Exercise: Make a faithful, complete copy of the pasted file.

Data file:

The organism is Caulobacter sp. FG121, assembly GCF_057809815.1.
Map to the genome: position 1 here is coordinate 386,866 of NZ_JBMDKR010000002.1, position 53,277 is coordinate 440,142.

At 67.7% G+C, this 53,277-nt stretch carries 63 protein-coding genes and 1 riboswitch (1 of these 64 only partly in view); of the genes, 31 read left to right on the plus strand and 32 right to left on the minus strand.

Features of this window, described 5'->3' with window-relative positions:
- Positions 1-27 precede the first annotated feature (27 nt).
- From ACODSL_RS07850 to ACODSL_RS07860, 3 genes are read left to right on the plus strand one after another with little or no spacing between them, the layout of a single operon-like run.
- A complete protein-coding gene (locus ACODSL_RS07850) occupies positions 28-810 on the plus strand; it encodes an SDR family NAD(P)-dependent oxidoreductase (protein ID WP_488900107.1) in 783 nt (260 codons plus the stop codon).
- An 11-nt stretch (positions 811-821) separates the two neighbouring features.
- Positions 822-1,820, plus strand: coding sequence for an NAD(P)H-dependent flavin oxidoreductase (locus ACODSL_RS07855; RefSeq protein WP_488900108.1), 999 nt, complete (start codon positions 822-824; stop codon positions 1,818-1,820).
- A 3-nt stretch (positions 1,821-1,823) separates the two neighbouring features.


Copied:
The organism is Caulobacter sp. FG121, assembly GCF_057809815.1.
Map to the genome: position 1 here is coordinate 386,866 of NZ_JBMDKR010000002.1, position 53,277 is coordinate 440,142.

At 67.7% G+C, this 53,277-nt stretch carries 63 protein-coding genes and 1 riboswitch (1 of these 64 only partly in view); of the genes, 31 read left to right on the plus strand and 32 right to left on the minus strand.

Features of this window, described 5'->3' with window-relative positions:
- Positions 1-27 precede the first annotated feature (27 nt).
- From ACODSL_RS07850 to ACODSL_RS07860, 3 genes are read left to right on the plus strand one after another with little or no spacing between them, the layout of a single operon-like run.
- A complete protein-coding gene (locus ACODSL_RS07850) occupies positions 28-810 on the plus strand; it encodes an SDR family NAD(P)-dependent oxidoreductase (protein ID WP_488900107.1) in 783 nt (260 codons plus the stop codon).
- An 11-nt stretch (positions 811-821) separates the two neighbouring features.
- Positions 822-1,820, plus strand: coding sequence for an NAD(P)H-dependent flavin oxidoreductase (locus ACODSL_RS07855; RefSeq protein WP_488900108.1), 999 nt, complete (start codon positions 822-824; stop codon positions 1,818-1,820).
- A 3-nt stretch (positions 1,821-1,823) separates the two neighbouring features.